First, there is the situation in Thailand itself, for those who actually care and have become interested (as I have) in Thai politics for its own sake. The ruling PPP government has declared a state of emergency to run through November 30 in response to a week of increasingly violent demonstrations aimed at the government and at Thaksin. The situation is ugly, and prospects of another military intervention or toppling of the government remain high. Thaksin remains in the center of all this, though the oppositional PAD is certainly no more committed to democracy than Thaksin ever was. The overreach of the PAD may actually increase Thaksin’s prospects for getting asylum and being let off the legal hook. Thaksin may have brokered the deal that transformed City into a powerhouse, but he remains the flashpoint of a political struggle that threatens to engulf his home country.
The second concern has to do with the nature of the new owners. Thaksin Shinawatra, for all his flaws, at least had democratic pretensions and some democratic credentials; the Abu Dhabi group are feudal overlords of a vast oil empire. City’s future success thus is to be bankrolled by the monopolistic control of a scarce natural resource by a patriarchal elite who have little interest in democracy.
That fact perhaps raises a new set of ethical concerns. Unlike the case in Thailand however, no one can think that whether or not this group owns a football club is going to tangibly affect political developments in the UAE, or vice-versa. Politics and football will not be so blatantly entangled as in the recent past.
Even so, part of the scepticism Thaksin faced carries over in spades to the new ownership group: worries by City supporters about whether the character of the club will change once it has become the property of an Abramovich-style billionaire. Right now few City fans are too worried about that, such is their hunger for some measure of success, but it’s an issue for the long term. Even more so, it’s an issue for the Premier League, which must accept that its top clubs are now increasingly playthings for the world’s billionaire set, not “clubs” organically connected to particular communities and particular fans.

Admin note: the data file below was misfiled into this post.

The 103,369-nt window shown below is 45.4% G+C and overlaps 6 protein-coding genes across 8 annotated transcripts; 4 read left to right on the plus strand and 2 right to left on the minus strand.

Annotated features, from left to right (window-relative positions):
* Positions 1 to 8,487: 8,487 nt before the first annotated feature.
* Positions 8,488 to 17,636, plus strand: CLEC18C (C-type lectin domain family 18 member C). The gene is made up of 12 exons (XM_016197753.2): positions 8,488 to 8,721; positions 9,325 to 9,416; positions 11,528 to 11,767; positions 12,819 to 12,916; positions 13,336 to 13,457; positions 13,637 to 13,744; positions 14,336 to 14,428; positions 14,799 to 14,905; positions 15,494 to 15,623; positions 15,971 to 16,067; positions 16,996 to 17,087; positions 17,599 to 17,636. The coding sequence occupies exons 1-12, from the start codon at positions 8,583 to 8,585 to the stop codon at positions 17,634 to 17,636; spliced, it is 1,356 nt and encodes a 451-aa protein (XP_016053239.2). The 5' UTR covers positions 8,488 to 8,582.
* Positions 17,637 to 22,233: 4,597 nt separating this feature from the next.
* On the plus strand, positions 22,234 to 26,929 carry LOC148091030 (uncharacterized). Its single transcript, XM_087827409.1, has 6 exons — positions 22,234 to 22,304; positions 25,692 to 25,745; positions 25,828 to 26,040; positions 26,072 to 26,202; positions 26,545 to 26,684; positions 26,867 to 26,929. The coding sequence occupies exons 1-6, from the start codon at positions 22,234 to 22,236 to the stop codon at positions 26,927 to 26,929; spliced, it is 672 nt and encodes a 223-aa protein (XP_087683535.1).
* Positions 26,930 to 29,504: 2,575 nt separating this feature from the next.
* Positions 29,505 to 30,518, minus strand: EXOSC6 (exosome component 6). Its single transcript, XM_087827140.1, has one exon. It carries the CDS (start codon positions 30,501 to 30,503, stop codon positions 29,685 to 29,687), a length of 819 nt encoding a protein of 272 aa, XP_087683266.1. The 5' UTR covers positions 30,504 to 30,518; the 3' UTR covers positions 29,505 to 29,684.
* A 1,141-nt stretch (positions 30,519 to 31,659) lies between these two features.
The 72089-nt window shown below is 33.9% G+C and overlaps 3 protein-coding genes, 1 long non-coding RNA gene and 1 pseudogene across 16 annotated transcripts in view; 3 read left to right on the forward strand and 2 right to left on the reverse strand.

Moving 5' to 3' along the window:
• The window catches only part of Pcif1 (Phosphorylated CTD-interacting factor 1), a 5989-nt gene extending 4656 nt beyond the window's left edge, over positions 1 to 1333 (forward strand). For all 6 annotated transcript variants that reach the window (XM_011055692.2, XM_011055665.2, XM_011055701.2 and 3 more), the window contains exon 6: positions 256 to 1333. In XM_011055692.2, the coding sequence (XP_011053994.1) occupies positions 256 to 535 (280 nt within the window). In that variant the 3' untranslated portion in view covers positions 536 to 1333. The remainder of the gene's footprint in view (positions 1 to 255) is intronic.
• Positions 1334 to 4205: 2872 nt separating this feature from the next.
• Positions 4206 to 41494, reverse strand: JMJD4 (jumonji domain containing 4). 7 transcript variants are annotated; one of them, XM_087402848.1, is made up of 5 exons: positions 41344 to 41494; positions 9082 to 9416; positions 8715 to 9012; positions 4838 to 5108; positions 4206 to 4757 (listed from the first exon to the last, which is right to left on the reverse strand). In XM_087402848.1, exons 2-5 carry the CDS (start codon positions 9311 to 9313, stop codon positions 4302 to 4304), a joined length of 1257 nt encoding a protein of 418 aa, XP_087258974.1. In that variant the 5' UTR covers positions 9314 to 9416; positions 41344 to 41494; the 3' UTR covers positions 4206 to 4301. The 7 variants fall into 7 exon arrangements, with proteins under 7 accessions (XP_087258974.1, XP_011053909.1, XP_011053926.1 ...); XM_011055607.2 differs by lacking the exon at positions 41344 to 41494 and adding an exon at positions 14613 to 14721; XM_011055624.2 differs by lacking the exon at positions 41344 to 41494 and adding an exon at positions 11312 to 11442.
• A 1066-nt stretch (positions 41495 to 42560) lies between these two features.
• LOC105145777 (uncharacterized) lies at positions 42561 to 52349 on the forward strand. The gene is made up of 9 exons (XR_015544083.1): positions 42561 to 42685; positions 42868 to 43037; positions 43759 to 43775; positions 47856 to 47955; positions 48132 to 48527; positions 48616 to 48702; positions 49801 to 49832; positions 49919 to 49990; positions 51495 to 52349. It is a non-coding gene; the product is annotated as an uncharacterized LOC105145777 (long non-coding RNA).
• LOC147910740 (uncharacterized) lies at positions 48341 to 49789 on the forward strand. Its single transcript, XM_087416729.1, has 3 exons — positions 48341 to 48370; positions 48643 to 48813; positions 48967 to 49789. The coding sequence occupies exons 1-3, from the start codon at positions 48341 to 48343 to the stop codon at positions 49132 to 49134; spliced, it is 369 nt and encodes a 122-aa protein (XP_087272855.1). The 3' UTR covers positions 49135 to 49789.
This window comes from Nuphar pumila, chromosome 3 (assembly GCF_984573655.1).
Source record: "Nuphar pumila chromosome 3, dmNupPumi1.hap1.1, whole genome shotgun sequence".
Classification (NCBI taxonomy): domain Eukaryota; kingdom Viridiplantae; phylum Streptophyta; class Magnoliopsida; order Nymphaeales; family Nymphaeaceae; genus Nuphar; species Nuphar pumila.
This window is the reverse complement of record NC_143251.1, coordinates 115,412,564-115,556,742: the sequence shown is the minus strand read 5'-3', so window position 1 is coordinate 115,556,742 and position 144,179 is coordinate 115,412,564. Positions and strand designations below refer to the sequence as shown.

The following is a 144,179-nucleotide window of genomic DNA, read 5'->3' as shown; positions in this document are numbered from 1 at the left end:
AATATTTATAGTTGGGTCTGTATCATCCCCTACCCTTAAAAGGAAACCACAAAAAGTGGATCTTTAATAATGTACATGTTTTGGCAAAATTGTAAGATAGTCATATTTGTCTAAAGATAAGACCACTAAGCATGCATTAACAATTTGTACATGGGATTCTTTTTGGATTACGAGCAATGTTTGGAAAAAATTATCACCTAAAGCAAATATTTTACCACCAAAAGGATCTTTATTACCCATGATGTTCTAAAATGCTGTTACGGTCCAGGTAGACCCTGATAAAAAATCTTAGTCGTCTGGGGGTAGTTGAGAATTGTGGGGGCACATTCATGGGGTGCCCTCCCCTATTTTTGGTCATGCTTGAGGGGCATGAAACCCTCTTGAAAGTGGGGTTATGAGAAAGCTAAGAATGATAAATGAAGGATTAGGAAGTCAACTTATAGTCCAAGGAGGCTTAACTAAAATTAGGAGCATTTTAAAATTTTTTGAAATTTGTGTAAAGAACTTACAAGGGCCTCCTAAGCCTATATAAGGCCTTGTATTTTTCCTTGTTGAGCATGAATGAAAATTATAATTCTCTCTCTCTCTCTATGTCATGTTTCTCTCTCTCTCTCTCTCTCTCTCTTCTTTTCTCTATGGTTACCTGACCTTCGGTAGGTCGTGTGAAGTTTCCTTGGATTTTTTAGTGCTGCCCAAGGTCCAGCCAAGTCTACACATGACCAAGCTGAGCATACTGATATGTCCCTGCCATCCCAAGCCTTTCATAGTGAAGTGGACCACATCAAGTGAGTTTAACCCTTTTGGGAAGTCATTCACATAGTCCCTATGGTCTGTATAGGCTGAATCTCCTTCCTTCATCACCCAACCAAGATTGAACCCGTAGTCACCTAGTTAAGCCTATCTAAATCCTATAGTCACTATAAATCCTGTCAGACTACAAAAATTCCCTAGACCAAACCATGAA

Both of those issues are on my mind as the new era at Manchester City begins. But the saga of Thaksin Shinawatra at Manchester City has run its course, and so too has the purpose of this blog. The goal here has been to think critically about the implications of Thaksin running City and to explore the complex connections between Thai politics, ethics, football, and fan loyalty that his regime brought to the fore. Thanks to both occasional and regular readers for your comments, encouragement, and criticism. I’m especially appreciative to Thai readers for their insights, and wish all those truly committed to human rights and democracy in Thailand the very best of luck in this extremely difficult time.
Perhaps I’ll have more to say about City and future developments at some point later down the line, but barring something truly extraordinary this will be the final post on this blog. I’m more pleased than not that Thaksin has relinquished control of the team, and while City won’t be the same club so many of us fell in love with going forward, I still to intend to follow the club closely as a supporter. Thaksin has come and gone, oil money (and its own moral ambiguities) has come in, and a whole new universe seems to have opened up. But at the end of the day, once the whistle blows “the crowd will still be roaring, and the shirts will still be blue.”